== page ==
[144 N.E. 827]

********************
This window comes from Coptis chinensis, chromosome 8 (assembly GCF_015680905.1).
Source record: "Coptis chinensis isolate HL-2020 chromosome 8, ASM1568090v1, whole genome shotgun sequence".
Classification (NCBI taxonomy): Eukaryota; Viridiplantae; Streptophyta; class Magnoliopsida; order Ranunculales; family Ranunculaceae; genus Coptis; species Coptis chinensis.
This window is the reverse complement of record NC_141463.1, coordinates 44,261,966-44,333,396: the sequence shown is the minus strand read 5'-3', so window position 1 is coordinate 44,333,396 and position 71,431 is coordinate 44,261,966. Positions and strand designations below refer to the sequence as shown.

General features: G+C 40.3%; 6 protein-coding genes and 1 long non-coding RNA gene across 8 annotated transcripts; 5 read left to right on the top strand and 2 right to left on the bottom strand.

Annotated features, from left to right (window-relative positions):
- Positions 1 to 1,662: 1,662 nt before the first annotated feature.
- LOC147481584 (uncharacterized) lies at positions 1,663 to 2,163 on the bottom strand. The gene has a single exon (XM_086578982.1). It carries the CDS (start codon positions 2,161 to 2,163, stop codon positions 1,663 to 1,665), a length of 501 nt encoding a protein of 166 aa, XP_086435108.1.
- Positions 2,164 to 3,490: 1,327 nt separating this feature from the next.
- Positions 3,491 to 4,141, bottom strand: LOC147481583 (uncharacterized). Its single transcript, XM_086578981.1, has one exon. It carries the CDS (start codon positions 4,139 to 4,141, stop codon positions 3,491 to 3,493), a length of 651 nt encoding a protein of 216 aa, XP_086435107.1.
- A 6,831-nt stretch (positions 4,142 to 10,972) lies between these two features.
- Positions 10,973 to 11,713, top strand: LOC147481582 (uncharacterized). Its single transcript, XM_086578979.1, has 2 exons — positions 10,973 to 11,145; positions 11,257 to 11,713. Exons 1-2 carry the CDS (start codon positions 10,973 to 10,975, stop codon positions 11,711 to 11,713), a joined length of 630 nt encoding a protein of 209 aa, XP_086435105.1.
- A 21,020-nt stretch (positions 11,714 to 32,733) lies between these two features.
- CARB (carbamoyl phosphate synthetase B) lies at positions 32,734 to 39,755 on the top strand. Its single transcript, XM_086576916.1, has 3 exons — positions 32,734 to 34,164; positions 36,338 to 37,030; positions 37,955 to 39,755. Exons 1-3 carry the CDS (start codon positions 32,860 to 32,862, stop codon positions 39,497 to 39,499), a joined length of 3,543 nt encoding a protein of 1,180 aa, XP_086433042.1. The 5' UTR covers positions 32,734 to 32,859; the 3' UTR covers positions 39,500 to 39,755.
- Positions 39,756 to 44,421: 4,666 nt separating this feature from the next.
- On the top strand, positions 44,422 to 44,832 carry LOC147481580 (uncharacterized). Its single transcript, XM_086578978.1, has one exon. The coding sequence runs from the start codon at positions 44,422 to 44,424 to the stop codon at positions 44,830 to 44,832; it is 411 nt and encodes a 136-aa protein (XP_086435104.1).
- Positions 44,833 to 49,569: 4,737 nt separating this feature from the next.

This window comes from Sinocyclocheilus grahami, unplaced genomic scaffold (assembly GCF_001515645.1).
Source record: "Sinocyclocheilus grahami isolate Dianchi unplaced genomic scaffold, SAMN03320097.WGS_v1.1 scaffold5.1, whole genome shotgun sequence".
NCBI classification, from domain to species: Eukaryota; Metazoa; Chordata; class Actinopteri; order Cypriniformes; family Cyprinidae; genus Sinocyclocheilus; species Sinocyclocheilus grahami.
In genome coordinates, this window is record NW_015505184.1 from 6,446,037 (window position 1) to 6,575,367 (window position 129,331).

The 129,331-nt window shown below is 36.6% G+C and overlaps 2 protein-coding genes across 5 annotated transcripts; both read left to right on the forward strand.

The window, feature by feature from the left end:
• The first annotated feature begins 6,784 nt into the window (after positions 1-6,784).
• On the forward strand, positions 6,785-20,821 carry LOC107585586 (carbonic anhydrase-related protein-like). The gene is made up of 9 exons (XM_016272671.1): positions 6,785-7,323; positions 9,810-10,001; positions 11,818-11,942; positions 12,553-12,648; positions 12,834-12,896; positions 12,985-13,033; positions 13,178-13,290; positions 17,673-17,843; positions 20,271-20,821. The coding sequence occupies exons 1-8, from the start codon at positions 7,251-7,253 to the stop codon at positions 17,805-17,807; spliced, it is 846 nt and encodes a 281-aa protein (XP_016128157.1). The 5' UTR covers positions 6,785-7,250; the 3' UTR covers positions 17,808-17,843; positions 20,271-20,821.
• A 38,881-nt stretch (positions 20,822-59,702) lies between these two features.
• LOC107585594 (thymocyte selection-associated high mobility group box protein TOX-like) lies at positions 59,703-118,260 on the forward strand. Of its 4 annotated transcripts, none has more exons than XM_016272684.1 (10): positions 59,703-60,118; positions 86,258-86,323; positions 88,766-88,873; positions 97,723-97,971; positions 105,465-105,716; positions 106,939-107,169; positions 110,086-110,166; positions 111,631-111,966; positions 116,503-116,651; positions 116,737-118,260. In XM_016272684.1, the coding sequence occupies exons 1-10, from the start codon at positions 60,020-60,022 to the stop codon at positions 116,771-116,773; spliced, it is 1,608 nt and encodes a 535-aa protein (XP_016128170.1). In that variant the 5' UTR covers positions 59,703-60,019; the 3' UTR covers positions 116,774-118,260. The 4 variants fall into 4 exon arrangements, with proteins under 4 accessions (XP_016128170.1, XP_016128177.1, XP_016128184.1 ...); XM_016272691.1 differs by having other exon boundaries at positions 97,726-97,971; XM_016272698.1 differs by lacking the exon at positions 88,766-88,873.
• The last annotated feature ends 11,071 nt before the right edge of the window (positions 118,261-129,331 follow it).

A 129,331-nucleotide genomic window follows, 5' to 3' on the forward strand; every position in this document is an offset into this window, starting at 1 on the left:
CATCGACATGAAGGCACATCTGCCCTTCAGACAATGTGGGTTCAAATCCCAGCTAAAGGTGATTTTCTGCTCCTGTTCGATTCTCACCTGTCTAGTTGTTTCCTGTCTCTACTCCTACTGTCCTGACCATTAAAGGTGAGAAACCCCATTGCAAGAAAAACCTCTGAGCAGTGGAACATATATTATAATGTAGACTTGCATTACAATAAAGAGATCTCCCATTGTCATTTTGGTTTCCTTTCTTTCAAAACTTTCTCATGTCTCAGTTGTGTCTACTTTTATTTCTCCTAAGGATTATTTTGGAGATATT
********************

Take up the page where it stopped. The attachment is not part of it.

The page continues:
clause. Some early policies contained a clause to the effect that they were incontestable from date. Such a clause has been generally held in this country to be void as to the defense of fraud. The incontestable clause now in general use is to the effect that the policy shall be incontestable after a certain period, as one or two years, except for defenses recited therein. Such a clause is generally upheld as valid, because it gives to the insurer a reasonable time in which to discover fraud, if there be such, in the securing of the insurance contract. Wright v. Mutual Benefit Life Ass'n, 118 N. Y. 237, 23 N. E. 186, 6 L. R. A. 731, 16 Am. St. Rep. 749; Massachusetts Benefit Life Ass'n v. Robinson, 104 Ga. 256, 30 S. E. 918,42 L. R. A. 261;Clement v. New York Life Ins. Co., 101 Tenn. 22, 46 S. W. 561,42 L. R. A. 247, 70 Am. St. Rep. 650;Bates v. United Life Ins. Ass'n, 68 Hun, 144, 22 N. Y. Supp. 626;Murray v. State Mutual Life Assurance Co., 22 R. I. 524, 48 Atl. 800,53 L. R. A. 742. This clause amounts to an agreement between the insurer and the insured that after the expiration of such period the company shall be estopped from contesting the policy or setting up any defense, except such as may be reserved therein or such as is allowed on the ground of public policy. The stipulation does not waive all defenses and does not condone fraud, but recognizes fraud and all other defenses, and constitutes a short statute of limitations in favor of the insured, the purpose of which is to fix a limited time in which the insurer must ascertain the truth of the representations made, and, in case of a breach of warranty, the insurer must, under this clause, assert its claim within the two-year period, either by affirmative action or by defense to a suit brought on the policy by the beneficiary within two...